I Am a Sober Mom and It Revitalized My Life: Four Steps to Creative Recovery
I was scrolling through social media the other day, and I landed on a meme that exclaimed: “Wine Wednesday! It’s like Taco Tuesday but for moms!” A cute image of a taco holding a wine glass winked at me from the glowing screen.
Seven years ago, Wine Wednesday had become Wine All Week, and no amount of cuteness on social media would make me not an alcoholic. Somewhere between my twenties and having children, my drinking had gone off the rails. The Journal of the American Medical Association (JAMA) reports that high risk drinking among women has more than doubled since 2013. I was stuck in that statistic. I had a serious drinking problem.
Back then my nightly ritual was to park myself on the couch while my husband took my toddlers upstairs for bedtime. I was messy. Tired. Bloated. A bit teary. And every night I was trying to not empty a bottle of wine before bed.
When I look back at those nights, I want to give myself a hug. I was so very scared to give up alcohol. It seemed the only thing I could look forward to after a long day. And my shame was potent. “Women can carry that shame long into recovery,” states Diane Cameron, author and recovery coach. Shame keeps us drinking.
An anxious introvert, I used alcohol for connection, but alcohol had different plans. The more I drank, the more anxious and introverted I became. And I refused to ask for help. After all, I was supposed to be the help GIVER, not the other way around. “Mothers are very outward oriented,” explains Dr. Kevin Armington, supervising physician for Workit Health. “But hunkering down and doing it all on your own is a bad model for any disease.”
When I got sober, I did it in the most traditional way possible: group meetings and counseling. But early in my recovery journey I was faced with a very practical dilemma. “Moms face multiple challenges (in recovery), and the biggest one is time,” Cameron explains. Desperate, I allowed myself to retire from being a good mom in the early days, queuing up lots of Netflix, frozen pizzas, and a messy house as harbingers of sobriety. But, if I was going to keep my momentum, and build some solid sober time, I had to get creative.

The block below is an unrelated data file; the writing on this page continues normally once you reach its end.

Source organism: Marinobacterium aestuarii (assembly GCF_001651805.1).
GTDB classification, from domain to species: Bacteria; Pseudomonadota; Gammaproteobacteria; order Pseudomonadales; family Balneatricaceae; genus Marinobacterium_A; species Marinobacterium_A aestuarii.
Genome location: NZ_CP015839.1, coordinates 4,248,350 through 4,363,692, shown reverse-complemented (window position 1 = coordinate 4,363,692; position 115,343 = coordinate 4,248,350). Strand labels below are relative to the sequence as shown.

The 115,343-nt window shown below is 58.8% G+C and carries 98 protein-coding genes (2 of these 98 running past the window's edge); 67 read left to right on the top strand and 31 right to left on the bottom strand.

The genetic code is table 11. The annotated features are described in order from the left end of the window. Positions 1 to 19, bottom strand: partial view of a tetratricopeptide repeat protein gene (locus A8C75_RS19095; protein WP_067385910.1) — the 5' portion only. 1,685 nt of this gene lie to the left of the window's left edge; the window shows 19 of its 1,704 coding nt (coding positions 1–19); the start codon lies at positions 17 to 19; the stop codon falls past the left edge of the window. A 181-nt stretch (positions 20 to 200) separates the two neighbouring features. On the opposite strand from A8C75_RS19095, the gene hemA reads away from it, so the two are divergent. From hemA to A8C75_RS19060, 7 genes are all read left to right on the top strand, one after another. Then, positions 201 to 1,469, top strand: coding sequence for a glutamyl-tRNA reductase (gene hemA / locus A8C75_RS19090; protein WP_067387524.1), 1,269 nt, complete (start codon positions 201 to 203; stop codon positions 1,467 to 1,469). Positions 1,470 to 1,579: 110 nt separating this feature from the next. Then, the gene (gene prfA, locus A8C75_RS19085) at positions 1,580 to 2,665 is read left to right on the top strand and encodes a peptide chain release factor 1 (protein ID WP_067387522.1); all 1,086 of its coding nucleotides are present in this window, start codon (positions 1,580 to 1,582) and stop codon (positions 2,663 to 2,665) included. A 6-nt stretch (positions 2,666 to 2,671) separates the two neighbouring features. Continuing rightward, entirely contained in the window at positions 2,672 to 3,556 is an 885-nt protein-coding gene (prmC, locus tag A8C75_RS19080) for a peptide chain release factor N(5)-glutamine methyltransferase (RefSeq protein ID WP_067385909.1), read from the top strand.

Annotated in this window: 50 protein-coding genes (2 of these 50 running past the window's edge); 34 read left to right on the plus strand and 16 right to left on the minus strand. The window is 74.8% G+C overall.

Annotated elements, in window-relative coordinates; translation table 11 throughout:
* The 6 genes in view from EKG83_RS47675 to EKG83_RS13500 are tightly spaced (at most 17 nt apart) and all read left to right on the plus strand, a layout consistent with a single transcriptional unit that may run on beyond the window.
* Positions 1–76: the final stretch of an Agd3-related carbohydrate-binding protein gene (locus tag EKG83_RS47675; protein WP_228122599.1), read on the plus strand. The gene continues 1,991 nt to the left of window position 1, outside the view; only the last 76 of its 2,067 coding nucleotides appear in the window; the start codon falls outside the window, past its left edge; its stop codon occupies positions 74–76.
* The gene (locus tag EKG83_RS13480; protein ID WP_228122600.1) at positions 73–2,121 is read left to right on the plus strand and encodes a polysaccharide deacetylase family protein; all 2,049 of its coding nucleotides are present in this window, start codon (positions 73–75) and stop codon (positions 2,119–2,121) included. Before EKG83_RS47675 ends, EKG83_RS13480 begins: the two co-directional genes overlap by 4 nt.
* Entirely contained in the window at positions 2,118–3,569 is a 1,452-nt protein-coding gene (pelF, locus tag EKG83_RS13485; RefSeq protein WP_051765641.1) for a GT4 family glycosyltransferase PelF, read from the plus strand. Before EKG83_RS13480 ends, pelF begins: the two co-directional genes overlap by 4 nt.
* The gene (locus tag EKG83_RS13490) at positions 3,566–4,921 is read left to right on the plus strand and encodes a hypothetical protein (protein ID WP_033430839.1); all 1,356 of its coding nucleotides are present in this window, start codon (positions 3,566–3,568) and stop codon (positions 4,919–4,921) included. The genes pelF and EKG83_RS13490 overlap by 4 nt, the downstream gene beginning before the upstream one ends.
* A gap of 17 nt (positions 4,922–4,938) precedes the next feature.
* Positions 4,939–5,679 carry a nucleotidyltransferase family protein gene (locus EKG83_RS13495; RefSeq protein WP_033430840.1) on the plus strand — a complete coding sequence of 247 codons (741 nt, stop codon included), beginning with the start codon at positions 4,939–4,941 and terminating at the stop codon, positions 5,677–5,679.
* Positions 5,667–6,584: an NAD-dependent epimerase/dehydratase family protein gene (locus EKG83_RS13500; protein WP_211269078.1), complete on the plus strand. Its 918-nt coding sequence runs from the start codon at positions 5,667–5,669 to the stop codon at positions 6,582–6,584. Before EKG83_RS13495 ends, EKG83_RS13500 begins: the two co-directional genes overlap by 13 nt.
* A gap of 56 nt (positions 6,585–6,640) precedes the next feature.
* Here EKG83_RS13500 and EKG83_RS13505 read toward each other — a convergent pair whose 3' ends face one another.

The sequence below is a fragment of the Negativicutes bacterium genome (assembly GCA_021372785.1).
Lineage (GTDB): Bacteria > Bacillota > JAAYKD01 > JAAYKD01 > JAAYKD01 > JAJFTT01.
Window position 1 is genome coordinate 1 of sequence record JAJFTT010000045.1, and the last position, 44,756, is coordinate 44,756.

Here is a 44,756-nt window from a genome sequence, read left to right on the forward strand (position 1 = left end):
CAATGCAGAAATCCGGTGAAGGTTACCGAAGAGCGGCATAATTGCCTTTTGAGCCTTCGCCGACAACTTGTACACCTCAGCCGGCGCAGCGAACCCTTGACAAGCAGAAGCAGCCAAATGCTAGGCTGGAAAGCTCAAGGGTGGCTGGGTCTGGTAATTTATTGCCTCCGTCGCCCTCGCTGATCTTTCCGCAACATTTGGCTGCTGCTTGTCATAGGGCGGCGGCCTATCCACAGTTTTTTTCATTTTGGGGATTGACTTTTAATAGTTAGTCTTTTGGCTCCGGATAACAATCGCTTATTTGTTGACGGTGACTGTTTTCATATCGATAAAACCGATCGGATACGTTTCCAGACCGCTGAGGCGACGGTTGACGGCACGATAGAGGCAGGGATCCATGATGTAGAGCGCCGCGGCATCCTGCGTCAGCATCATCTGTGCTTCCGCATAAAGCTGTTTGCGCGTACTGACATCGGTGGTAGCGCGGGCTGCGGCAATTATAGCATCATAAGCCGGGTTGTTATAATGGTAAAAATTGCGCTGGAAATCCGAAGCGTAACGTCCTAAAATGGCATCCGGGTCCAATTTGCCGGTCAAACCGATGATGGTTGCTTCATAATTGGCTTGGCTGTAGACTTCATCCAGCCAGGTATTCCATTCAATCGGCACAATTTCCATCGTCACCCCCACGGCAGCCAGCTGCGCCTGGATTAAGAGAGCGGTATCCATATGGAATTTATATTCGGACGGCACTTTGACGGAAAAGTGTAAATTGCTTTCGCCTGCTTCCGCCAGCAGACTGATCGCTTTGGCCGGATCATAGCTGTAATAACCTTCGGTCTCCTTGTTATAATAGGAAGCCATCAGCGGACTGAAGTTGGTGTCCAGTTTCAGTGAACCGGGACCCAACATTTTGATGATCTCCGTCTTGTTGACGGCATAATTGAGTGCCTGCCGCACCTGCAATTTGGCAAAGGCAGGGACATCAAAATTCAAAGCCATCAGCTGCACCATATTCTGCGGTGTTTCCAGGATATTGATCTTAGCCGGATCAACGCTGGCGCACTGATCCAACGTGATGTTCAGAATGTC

Here’s the best news ever: moms are some of the most creative folks out there. And no, I don’t just mean that we are able to throw down with glitter crafts. Personally, I think glitter is the devil. I mean, moms are spontaneous and flexible. We are innovators because kids love curveballs, and we have to adapt. So, as a mom of two young boys, I already had learned to think outside of the box. This was great news for my sober self.
Here are four ways I got creative with my recovery and other moms can too:
1. Get scientific.
Ok, science was not my favorite subject, but stick with me. Science is looking for answers, in a tidy, logical way, and when I first got sober, nothing about life seemed logical. So, I decided to think about this whole “not drinking thing” as just a daily experiment. No, there weren’t charts and graphs, and very often my frazzled emotions messed with the process. But, this mindset helped keep my wits together. This is just an experiment, just collected data for another day. And wonderfully, the results were always the same. Every twenty-four hours, I really did feel better.
2. Flip the narrative.
Despite my fact-gathering stance, at times I felt really scared, sad, and mad about not being able to drink anymore. This is totally normal. In early sobriety, your body is releasing its physical addiction to alcohol, and your mind is scrambling to follow along. There can be a lot of whining, to be honest. So, I flipped those thoughts on their whiny little heads. I GET to go wake up tomorrow headache-free, for example. Armington explains recovery as “largely a matter of rewiring the brain,” and my rewiring always led to hard-core gratitude, which is the good stuff.
3. Step outside the bubble.
It’s crucial to find a sober tribe; other moms in recovery who can support and walk alongside you. But along with these connections, I told one very trusted friend who was a total “normie” drinker. This might seem strange, but it helped. My friend Amy was my person; she only gave support, which meant so much to me due to her different perspective. Also, it was brave to tell her, and bravery counts. Big time.
4. Practice whimsy.
Many recovery counselors recommend yoga or some sort of daily exercise regimen. I agree. But the daily practice of whimsy is just as important. For me, it started with thrifting for semi-ugly sweaters from the 70’s. Finding out who I was as a writer, a creative, beyond being mom, cried out for whimsy. As Dr. Armington explains, “The whole picture is so very powerful. It’s imperative that moms are treated as the whole person in recovery.” My hobbies and creative outlets had not been explored for so long, so I started small with whimsy. It invigorates, and I have a lot of questionable sweaters to prove it.
I have been sober now since 2014, and I can say serenity is something that I am no longer chasing. It is here, a solid foundation of my journey, due to my own creative recovery. Best of all, these habits are not just tools I picked up to get sober; they are part of my life permanently. Ditching wine for a truly vibrant, creative existence? Best trade ever.
Dana Bowman is an award-winning speaker and author of Bottled: A Mom’s Guide to Early Recovery and How to Be Perfect Like Me. She lives in a sweet little town in the midwest with her family and too many cats. Visit her at danabowmancreative.com and over at her podcast, Pie and Coffee.